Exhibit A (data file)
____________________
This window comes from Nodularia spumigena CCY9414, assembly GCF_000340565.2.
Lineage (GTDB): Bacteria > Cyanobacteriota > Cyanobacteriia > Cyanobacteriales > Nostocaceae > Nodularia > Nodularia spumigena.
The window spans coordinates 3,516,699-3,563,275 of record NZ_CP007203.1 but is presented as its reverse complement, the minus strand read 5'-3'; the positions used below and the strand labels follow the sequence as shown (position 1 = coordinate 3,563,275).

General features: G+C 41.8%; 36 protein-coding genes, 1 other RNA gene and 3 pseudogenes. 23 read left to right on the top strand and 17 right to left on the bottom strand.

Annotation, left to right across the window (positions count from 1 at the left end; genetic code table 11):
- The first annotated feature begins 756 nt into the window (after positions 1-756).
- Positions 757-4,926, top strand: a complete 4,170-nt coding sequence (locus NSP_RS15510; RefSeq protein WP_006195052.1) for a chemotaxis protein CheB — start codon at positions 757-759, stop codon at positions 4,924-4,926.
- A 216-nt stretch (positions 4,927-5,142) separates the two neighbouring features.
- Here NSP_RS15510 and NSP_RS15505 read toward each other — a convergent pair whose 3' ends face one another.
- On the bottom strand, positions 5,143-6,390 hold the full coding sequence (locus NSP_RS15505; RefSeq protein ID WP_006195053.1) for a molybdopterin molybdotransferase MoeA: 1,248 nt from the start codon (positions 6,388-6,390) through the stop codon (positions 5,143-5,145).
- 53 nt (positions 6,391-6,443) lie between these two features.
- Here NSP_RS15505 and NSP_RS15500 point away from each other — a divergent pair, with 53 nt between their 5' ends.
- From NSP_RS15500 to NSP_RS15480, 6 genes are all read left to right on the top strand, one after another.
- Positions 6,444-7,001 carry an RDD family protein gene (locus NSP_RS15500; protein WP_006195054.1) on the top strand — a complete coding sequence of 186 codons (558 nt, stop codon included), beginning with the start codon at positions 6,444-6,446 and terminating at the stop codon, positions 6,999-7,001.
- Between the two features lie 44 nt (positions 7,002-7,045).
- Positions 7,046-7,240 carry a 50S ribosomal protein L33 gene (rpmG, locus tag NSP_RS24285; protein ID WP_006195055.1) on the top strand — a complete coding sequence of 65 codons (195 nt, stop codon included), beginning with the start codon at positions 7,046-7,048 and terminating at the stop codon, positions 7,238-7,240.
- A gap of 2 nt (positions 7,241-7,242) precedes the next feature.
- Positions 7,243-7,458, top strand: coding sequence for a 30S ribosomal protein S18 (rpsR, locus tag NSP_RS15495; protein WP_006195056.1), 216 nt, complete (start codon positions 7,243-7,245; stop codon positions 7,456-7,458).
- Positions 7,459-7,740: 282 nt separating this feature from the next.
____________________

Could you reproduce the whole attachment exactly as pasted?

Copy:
This window comes from Nodularia spumigena CCY9414, assembly GCF_000340565.2.
Lineage (GTDB): Bacteria > Cyanobacteriota > Cyanobacteriia > Cyanobacteriales > Nostocaceae > Nodularia > Nodularia spumigena.
The window spans coordinates 3,516,699-3,563,275 of record NZ_CP007203.1 but is presented as its reverse complement, the minus strand read 5'-3'; the positions used below and the strand labels follow the sequence as shown (position 1 = coordinate 3,563,275).

General features: G+C 41.8%; 36 protein-coding genes, 1 other RNA gene and 3 pseudogenes. 23 read left to right on the top strand and 17 right to left on the bottom strand.

Annotation, left to right across the window (positions count from 1 at the left end; genetic code table 11):
- The first annotated feature begins 756 nt into the window (after positions 1-756).
- Positions 757-4,926, top strand: a complete 4,170-nt coding sequence (locus NSP_RS15510; RefSeq protein WP_006195052.1) for a chemotaxis protein CheB — start codon at positions 757-759, stop codon at positions 4,924-4,926.
- A 216-nt stretch (positions 4,927-5,142) separates the two neighbouring features.
- Here NSP_RS15510 and NSP_RS15505 read toward each other — a convergent pair whose 3' ends face one another.
- On the bottom strand, positions 5,143-6,390 hold the full coding sequence (locus NSP_RS15505; RefSeq protein ID WP_006195053.1) for a molybdopterin molybdotransferase MoeA: 1,248 nt from the start codon (positions 6,388-6,390) through the stop codon (positions 5,143-5,145).
- 53 nt (positions 6,391-6,443) lie between these two features.
- Here NSP_RS15505 and NSP_RS15500 point away from each other — a divergent pair, with 53 nt between their 5' ends.
- From NSP_RS15500 to NSP_RS15480, 6 genes are all read left to right on the top strand, one after another.
- Positions 6,444-7,001 carry an RDD family protein gene (locus NSP_RS15500; protein WP_006195054.1) on the top strand — a complete coding sequence of 186 codons (558 nt, stop codon included), beginning with the start codon at positions 6,444-6,446 and terminating at the stop codon, positions 6,999-7,001.
- Between the two features lie 44 nt (positions 7,002-7,045).
- Positions 7,046-7,240 carry a 50S ribosomal protein L33 gene (rpmG, locus tag NSP_RS24285; protein ID WP_006195055.1) on the top strand — a complete coding sequence of 65 codons (195 nt, stop codon included), beginning with the start codon at positions 7,046-7,048 and terminating at the stop codon, positions 7,238-7,240.
- A gap of 2 nt (positions 7,241-7,242) precedes the next feature.
- Positions 7,243-7,458, top strand: coding sequence for a 30S ribosomal protein S18 (rpsR, locus tag NSP_RS15495; protein WP_006195056.1), 216 nt, complete (start codon positions 7,243-7,245; stop codon positions 7,456-7,458).
- Positions 7,459-7,740: 282 nt separating this feature from the next.